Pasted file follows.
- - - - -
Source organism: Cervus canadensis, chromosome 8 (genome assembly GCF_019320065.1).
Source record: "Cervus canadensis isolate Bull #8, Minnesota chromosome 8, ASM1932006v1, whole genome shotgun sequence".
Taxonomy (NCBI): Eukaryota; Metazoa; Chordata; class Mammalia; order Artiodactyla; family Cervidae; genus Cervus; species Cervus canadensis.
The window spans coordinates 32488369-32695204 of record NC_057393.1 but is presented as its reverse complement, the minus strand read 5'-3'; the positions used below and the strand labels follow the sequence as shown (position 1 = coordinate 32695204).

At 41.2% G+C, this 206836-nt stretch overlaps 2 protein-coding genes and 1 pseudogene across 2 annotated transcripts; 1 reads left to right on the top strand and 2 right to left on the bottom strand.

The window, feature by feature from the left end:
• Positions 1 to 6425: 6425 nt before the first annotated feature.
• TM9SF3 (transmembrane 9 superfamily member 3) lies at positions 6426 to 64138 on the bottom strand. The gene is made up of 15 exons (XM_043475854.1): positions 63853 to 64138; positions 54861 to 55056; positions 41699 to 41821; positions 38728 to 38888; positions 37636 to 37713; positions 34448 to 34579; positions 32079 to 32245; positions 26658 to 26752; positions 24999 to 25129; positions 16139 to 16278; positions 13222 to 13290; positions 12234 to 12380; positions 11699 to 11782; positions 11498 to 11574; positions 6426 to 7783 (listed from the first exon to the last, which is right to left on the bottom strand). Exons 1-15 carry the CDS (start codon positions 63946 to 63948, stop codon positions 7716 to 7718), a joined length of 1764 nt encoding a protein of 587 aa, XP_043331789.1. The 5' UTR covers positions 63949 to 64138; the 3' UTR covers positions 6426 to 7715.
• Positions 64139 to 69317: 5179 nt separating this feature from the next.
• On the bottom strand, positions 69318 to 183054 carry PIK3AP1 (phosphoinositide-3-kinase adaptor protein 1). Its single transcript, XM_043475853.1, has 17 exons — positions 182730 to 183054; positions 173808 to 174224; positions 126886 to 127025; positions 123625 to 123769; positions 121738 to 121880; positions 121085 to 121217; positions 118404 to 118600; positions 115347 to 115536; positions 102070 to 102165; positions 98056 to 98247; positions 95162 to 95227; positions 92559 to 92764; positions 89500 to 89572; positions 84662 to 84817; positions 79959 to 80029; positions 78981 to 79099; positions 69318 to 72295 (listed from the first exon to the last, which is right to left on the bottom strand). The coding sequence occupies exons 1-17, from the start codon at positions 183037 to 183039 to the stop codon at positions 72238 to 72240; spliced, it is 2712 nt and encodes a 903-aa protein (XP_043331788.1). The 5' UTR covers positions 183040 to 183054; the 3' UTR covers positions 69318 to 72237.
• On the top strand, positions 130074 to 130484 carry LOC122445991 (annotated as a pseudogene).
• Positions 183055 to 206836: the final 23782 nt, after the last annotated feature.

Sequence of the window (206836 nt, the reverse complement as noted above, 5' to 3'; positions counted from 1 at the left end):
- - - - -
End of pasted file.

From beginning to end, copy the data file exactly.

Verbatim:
Source organism: Cervus canadensis, chromosome 8 (genome assembly GCF_019320065.1).
Source record: "Cervus canadensis isolate Bull #8, Minnesota chromosome 8, ASM1932006v1, whole genome shotgun sequence".
Taxonomy (NCBI): Eukaryota; Metazoa; Chordata; class Mammalia; order Artiodactyla; family Cervidae; genus Cervus; species Cervus canadensis.
The window spans coordinates 32488369-32695204 of record NC_057393.1 but is presented as its reverse complement, the minus strand read 5'-3'; the positions used below and the strand labels follow the sequence as shown (position 1 = coordinate 32695204).

At 41.2% G+C, this 206836-nt stretch overlaps 2 protein-coding genes and 1 pseudogene across 2 annotated transcripts; 1 reads left to right on the top strand and 2 right to left on the bottom strand.

The window, feature by feature from the left end:
• Positions 1 to 6425: 6425 nt before the first annotated feature.
• TM9SF3 (transmembrane 9 superfamily member 3) lies at positions 6426 to 64138 on the bottom strand. The gene is made up of 15 exons (XM_043475854.1): positions 63853 to 64138; positions 54861 to 55056; positions 41699 to 41821; positions 38728 to 38888; positions 37636 to 37713; positions 34448 to 34579; positions 32079 to 32245; positions 26658 to 26752; positions 24999 to 25129; positions 16139 to 16278; positions 13222 to 13290; positions 12234 to 12380; positions 11699 to 11782; positions 11498 to 11574; positions 6426 to 7783 (listed from the first exon to the last, which is right to left on the bottom strand). Exons 1-15 carry the CDS (start codon positions 63946 to 63948, stop codon positions 7716 to 7718), a joined length of 1764 nt encoding a protein of 587 aa, XP_043331789.1. The 5' UTR covers positions 63949 to 64138; the 3' UTR covers positions 6426 to 7715.
• Positions 64139 to 69317: 5179 nt separating this feature from the next.
• On the bottom strand, positions 69318 to 183054 carry PIK3AP1 (phosphoinositide-3-kinase adaptor protein 1). Its single transcript, XM_043475853.1, has 17 exons — positions 182730 to 183054; positions 173808 to 174224; positions 126886 to 127025; positions 123625 to 123769; positions 121738 to 121880; positions 121085 to 121217; positions 118404 to 118600; positions 115347 to 115536; positions 102070 to 102165; positions 98056 to 98247; positions 95162 to 95227; positions 92559 to 92764; positions 89500 to 89572; positions 84662 to 84817; positions 79959 to 80029; positions 78981 to 79099; positions 69318 to 72295 (listed from the first exon to the last, which is right to left on the bottom strand). The coding sequence occupies exons 1-17, from the start codon at positions 183037 to 183039 to the stop codon at positions 72238 to 72240; spliced, it is 2712 nt and encodes a 903-aa protein (XP_043331788.1). The 5' UTR covers positions 183040 to 183054; the 3' UTR covers positions 69318 to 72237.
• On the top strand, positions 130074 to 130484 carry LOC122445991 (annotated as a pseudogene).
• Positions 183055 to 206836: the final 23782 nt, after the last annotated feature.

Sequence of the window (206836 nt, the reverse complement as noted above, 5' to 3'; positions counted from 1 at the left end):